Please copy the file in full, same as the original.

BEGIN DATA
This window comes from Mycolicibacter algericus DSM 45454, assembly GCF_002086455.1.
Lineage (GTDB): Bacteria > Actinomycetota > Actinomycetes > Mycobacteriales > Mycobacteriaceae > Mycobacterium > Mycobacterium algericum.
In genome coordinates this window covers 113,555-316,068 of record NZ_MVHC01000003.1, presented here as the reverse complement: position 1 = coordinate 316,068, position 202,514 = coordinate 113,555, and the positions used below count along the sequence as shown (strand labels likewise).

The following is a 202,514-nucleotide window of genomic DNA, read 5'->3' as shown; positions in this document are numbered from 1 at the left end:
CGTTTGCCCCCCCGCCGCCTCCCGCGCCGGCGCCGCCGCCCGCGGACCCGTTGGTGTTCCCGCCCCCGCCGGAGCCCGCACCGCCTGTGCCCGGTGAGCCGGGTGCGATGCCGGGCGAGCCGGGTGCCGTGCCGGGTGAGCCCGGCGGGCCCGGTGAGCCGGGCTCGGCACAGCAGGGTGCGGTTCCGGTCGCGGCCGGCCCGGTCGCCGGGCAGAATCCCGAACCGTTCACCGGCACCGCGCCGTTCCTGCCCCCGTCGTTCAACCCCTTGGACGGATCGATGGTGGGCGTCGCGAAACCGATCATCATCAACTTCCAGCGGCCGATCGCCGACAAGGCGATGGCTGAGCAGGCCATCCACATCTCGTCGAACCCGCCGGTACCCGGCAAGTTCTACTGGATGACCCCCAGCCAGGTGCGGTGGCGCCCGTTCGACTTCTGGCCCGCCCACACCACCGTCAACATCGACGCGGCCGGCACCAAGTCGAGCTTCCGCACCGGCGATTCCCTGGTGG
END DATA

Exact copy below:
This window comes from Mycolicibacter algericus DSM 45454, assembly GCF_002086455.1.
Lineage (GTDB): Bacteria > Actinomycetota > Actinomycetes > Mycobacteriales > Mycobacteriaceae > Mycobacterium > Mycobacterium algericum.
In genome coordinates this window covers 113,555-316,068 of record NZ_MVHC01000003.1, presented here as the reverse complement: position 1 = coordinate 316,068, position 202,514 = coordinate 113,555, and the positions used below count along the sequence as shown (strand labels likewise).

The following is a 202,514-nucleotide window of genomic DNA, read 5'->3' as shown; positions in this document are numbered from 1 at the left end:
CGTTTGCCCCCCCGCCGCCTCCCGCGCCGGCGCCGCCGCCCGCGGACCCGTTGGTGTTCCCGCCCCCGCCGGAGCCCGCACCGCCTGTGCCCGGTGAGCCGGGTGCGATGCCGGGCGAGCCGGGTGCCGTGCCGGGTGAGCCCGGCGGGCCCGGTGAGCCGGGCTCGGCACAGCAGGGTGCGGTTCCGGTCGCGGCCGGCCCGGTCGCCGGGCAGAATCCCGAACCGTTCACCGGCACCGCGCCGTTCCTGCCCCCGTCGTTCAACCCCTTGGACGGATCGATGGTGGGCGTCGCGAAACCGATCATCATCAACTTCCAGCGGCCGATCGCCGACAAGGCGATGGCTGAGCAGGCCATCCACATCTCGTCGAACCCGCCGGTACCCGGCAAGTTCTACTGGATGACCCCCAGCCAGGTGCGGTGGCGCCCGTTCGACTTCTGGCCCGCCCACACCACCGTCAACATCGACGCGGCCGGCACCAAGTCGAGCTTCCGCACCGGCGATTCCCTGGTGG